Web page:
Industry vacancies rise to buck national trend

Strong wage growth in construction could not keep pace with inflation, according to the latest figures from the Office for National Statistics (ONS). 

The median monthly pay for the industry was £2,402 in September, up 8.5% year-on-year but still lagging behind the most recent annual consumer price inflation figure, which stood at 9.9% in August. 

The figures for September, taken from PAYE data, also showed marginal month-on-month wage growth, with median pay up 0.5% and mean pay up 0.1%. 


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There were 45,000 construction jobs available in the three months to September

Annual wage growth across the economy also struggled to keep up with cost increases, despite strengthening to 6% in the three months to August. 

The ONS said pay growth fell in real terms by 2.4% (including bonuses), among the largest declines since records began in 1971. 

Across the economy, annual wage growth (including bonuses) strengthened to 6% over the three months to August,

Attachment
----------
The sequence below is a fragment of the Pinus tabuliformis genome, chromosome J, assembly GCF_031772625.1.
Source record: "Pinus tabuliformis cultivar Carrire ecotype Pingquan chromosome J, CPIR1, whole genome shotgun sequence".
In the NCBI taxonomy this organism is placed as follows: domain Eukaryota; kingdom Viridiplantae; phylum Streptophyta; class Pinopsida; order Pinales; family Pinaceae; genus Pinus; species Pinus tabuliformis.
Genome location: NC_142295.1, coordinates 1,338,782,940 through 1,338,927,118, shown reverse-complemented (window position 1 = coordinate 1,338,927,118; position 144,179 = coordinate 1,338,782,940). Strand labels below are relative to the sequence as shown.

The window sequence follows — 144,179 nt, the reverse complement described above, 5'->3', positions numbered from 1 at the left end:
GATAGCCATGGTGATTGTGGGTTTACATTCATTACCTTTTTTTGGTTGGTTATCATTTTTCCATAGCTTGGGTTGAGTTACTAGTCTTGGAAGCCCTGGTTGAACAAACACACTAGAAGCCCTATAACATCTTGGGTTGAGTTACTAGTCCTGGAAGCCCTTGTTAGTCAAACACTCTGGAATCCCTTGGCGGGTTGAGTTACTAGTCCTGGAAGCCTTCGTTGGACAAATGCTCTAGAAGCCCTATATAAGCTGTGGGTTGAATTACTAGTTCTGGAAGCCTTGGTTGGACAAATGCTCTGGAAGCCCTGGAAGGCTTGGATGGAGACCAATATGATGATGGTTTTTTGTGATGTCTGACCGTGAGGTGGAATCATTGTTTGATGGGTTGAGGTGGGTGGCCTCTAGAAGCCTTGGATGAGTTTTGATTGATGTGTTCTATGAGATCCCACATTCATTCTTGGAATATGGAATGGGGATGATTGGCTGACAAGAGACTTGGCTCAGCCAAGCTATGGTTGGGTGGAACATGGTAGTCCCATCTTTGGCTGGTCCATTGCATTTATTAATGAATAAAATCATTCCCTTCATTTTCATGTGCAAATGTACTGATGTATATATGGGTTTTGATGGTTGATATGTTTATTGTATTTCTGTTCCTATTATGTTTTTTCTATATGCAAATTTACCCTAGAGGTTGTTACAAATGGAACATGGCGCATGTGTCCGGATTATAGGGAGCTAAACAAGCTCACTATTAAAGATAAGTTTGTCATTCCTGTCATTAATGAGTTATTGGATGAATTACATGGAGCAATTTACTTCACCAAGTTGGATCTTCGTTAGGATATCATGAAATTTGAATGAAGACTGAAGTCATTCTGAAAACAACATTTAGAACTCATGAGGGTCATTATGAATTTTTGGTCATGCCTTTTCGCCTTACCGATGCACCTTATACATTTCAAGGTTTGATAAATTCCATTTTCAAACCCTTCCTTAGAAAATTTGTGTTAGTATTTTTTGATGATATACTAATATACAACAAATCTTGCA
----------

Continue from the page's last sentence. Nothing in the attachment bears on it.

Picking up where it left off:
ONS employment figures showed the number of available jobs in construction rose to 45,000 in the past three months, bucking an economy-wide decline in the number of available jobs. 

The figure constitutes a slight uptick from the 43,000 and 44,000 vacancies in the two prior three-month rolling periods. 

The figure for July-September was also 2.7% higher than the 44,000 registered in the same period last year, although down on the record levels recorded in February-April this year. 

Across the economy, the number of vacancies in July to September was 46,000 lower than in April to June 2022 – largest fall on the quarter seen since June to August 2020. 

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Unemployment fell to 3.5%, the lowest level since February 1974, which the statistical body attributes to people leaving the workforce due to long-term sickness. 

“The unemployment rate continues to fall and is now at its lowest rate for almost fifty years,” said David Freeman, head of labour market and household statistics at the ONS. 

“However, the number of people neither working nor looking for work continues to rise, with those who say this is because they’re long-term sick reaching a record level.” 

The tight labour market could increase the likelihood of a heavy interest rate rise as the Bank of England looks for ways to stem inflation.